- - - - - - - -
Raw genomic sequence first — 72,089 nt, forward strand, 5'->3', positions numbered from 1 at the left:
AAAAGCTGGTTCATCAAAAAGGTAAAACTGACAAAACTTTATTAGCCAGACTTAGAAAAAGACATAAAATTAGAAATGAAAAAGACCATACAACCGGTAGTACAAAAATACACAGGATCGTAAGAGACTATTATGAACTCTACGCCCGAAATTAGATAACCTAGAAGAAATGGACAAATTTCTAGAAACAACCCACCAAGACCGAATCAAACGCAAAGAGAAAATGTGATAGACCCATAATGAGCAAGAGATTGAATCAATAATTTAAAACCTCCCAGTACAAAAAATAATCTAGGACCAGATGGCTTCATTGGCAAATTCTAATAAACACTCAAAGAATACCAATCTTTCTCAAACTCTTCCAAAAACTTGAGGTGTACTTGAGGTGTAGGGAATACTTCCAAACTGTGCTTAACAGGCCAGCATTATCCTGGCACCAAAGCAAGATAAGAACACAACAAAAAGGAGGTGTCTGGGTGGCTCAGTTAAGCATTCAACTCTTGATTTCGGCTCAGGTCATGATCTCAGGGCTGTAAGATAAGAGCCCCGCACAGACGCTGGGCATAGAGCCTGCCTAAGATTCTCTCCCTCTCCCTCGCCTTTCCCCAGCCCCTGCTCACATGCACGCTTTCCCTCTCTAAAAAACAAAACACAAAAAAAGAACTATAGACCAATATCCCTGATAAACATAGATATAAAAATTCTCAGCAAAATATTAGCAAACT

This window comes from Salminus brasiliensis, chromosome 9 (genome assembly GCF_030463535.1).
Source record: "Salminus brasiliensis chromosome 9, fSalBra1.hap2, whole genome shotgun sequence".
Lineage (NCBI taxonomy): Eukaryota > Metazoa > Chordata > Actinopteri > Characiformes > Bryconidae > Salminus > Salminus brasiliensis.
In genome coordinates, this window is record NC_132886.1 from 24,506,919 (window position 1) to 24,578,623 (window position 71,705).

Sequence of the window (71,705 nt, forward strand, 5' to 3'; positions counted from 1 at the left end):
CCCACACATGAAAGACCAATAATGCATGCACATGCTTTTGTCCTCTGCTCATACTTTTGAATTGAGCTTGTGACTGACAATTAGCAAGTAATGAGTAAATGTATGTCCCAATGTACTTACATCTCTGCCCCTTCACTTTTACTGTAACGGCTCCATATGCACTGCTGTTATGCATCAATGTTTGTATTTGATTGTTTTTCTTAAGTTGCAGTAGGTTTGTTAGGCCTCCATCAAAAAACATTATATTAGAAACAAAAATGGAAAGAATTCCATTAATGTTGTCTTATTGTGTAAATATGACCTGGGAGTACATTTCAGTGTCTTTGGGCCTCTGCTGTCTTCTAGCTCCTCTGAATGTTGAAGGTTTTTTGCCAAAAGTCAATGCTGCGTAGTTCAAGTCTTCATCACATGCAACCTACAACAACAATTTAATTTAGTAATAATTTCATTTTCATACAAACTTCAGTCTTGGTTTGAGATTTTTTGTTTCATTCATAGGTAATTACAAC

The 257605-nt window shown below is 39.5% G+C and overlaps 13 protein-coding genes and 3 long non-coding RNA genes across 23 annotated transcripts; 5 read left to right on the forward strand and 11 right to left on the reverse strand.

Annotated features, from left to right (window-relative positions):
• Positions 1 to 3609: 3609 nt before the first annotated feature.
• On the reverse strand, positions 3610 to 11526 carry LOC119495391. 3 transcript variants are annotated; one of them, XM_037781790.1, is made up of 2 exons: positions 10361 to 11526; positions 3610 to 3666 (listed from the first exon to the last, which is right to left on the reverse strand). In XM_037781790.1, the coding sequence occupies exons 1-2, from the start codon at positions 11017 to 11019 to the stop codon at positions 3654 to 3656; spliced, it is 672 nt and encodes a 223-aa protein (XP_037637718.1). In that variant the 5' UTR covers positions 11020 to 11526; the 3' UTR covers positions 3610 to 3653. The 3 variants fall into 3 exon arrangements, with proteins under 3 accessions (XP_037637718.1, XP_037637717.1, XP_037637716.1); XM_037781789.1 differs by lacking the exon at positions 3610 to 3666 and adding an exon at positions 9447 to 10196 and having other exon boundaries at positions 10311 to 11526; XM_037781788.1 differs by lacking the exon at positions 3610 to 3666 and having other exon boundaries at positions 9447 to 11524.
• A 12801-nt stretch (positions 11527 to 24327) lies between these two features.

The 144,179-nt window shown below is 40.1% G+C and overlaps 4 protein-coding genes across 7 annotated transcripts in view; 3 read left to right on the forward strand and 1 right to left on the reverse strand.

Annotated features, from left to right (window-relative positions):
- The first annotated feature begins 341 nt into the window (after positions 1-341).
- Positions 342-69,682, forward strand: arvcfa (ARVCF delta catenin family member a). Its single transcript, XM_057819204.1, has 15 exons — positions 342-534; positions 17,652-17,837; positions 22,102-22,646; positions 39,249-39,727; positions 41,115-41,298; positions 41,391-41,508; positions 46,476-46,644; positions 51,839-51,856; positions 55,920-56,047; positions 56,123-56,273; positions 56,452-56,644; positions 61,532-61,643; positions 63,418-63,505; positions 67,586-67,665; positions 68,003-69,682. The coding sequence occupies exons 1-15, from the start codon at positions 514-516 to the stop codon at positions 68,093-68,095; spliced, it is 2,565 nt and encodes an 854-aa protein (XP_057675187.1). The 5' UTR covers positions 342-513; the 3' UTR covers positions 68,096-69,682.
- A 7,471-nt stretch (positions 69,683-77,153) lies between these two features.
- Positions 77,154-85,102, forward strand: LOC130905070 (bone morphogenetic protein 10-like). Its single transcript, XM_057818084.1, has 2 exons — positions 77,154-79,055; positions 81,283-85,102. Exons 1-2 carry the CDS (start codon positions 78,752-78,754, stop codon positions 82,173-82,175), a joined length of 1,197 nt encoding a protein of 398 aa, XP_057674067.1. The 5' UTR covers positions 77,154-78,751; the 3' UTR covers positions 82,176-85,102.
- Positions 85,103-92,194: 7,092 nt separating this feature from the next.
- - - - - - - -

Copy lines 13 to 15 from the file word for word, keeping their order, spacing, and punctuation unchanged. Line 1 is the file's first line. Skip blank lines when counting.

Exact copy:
• A 12801-nt stretch (positions 11527 to 24327) lies between these two features.

The 144,179-nt window shown below is 40.1% G+C and overlaps 4 protein-coding genes across 7 annotated transcripts in view; 3 read left to right on the forward strand and 1 right to left on the reverse strand.

Annotated features, from left to right (window-relative positions):